So now, the railroads have been forced to come up with a disaster plan related to the oil shipments. And they did. But for the most part they won’t let anyone see it. Why? Because, according to one railroad official, “… to put it out in the public domain is like giving terrorists a road map on how to do something bad.”

What does he mean exactly? As far as I can tell, the disaster plan pinpoints specific scenarios that would be especially bad. These scenarios, if they fell into the hands of terrorists, would allow said terrorists to terrorize more effectively.

I’m sure this is true. But I’m also sure this is not a reason to keep the plans secret. There are three reasons, in my view, that the plans should be totally available for public review.

1) If you want to know what the worst case scenarios for a rail tanker disaster are, don’t read this report. It is easier to get out a map, maybe use some GIS software if you have it, and correlate localities where the train tracks cross over bridges, cross major water sources, and go through dense population areas. A high bridge through an urban area over an important river, for instance. This is not hard. Indeed, I call on all social studies teachers with an attitude (and most of the good ones have an attitude) to make this a regular project in one of your classes. Have the students try to think like terrorists and identify the best way to terrorize using oil trains. The reason to do this is to point out how dumb the railroads are being.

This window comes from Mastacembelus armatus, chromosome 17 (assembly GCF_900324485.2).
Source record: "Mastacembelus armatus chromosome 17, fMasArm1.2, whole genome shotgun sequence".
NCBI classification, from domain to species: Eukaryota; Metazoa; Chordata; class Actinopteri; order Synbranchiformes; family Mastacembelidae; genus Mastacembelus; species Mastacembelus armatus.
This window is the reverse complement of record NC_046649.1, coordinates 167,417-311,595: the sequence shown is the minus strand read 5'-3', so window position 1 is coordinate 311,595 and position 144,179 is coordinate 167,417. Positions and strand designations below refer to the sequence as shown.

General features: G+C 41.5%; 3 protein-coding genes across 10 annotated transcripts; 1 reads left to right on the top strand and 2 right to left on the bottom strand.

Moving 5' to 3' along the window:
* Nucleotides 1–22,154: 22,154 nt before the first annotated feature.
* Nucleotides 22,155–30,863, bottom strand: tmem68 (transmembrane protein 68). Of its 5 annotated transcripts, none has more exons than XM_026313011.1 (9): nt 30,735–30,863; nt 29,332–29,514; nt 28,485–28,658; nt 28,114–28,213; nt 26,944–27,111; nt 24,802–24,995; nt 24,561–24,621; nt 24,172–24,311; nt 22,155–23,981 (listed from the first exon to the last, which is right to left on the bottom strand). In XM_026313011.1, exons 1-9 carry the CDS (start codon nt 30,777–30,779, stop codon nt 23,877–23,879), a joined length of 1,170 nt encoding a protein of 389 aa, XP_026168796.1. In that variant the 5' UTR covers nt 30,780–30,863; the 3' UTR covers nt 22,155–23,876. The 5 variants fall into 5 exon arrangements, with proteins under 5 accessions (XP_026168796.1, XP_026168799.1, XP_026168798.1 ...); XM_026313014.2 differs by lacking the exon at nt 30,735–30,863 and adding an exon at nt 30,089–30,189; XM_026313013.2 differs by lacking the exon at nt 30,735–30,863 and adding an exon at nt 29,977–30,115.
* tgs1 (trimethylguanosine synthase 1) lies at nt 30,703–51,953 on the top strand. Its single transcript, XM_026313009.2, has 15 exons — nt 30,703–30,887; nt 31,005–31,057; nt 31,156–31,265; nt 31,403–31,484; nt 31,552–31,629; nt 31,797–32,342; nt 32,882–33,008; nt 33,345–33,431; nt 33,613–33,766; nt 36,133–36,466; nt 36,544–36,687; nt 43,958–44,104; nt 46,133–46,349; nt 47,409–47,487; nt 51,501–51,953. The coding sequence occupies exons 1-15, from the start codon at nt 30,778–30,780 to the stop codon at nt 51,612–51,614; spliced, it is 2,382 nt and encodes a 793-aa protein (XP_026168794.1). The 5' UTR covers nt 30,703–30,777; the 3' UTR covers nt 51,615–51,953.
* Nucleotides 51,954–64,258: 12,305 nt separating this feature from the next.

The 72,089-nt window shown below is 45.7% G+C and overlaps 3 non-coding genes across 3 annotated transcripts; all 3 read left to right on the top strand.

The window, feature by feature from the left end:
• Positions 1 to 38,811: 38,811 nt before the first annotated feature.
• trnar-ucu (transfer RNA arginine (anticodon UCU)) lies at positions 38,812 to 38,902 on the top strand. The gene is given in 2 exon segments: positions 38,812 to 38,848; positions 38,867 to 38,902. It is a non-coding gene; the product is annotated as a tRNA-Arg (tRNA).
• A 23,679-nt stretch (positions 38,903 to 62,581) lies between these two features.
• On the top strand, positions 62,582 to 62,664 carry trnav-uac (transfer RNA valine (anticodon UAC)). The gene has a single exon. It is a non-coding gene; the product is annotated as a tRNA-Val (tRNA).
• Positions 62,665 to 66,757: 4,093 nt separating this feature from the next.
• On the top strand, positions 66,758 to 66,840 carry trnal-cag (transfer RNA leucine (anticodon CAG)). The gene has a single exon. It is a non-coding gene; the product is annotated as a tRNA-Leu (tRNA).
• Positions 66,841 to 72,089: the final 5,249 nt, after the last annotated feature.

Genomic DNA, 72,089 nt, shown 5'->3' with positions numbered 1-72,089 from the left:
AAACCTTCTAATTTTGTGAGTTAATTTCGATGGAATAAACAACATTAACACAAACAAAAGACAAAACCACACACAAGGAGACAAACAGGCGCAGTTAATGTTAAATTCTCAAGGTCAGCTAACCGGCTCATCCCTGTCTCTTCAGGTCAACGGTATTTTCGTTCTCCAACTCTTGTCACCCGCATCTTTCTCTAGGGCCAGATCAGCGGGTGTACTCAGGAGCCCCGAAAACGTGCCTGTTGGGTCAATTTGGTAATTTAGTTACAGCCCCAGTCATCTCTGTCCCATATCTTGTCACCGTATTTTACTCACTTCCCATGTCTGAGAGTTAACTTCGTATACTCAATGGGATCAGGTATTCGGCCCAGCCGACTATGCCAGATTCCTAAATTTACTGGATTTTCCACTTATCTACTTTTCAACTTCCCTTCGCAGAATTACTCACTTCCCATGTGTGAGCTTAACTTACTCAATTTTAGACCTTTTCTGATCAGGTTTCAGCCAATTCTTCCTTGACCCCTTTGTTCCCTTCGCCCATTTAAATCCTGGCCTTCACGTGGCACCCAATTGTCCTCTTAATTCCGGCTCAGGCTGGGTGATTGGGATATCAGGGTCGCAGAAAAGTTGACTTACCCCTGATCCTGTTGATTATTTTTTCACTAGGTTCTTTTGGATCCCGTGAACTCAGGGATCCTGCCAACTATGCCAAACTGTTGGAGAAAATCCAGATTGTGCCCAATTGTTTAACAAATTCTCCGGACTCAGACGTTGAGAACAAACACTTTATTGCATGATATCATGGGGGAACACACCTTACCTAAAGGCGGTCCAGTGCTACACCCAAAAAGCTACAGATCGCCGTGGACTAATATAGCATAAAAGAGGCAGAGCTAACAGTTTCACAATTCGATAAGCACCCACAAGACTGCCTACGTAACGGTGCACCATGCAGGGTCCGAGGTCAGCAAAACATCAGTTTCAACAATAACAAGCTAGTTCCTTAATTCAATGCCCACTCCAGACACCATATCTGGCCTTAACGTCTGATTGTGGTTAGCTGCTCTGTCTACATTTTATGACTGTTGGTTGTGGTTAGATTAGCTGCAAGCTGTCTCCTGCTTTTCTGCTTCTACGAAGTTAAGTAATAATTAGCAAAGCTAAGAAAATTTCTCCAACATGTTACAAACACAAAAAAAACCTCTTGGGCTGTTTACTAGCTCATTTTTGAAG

2) Secret plans are plans that can be exploited or misused by those who make them. We will see security measures taken that, for example, limit public access to information unrelated to oil trains, with the terroristic threat used as an excuse. I’m sure this has already happened. It will continue to happen. It is how the police state works.

3) The plans can be better. How do I know this? Because all plans can be better. That’s how plans work. How can you make the plans better? Scrutiny. How do you get scrutiny? Don’t make the plans secret.

MPR news has a pretty good writeup on this situation here. MPR is fairly annoyed at the secrecy, as they should be, but frankly I’d like to seem this and other news agencies, as well as the state legislators involved, and everyone else, more fired up. We should all be working harder against the police state.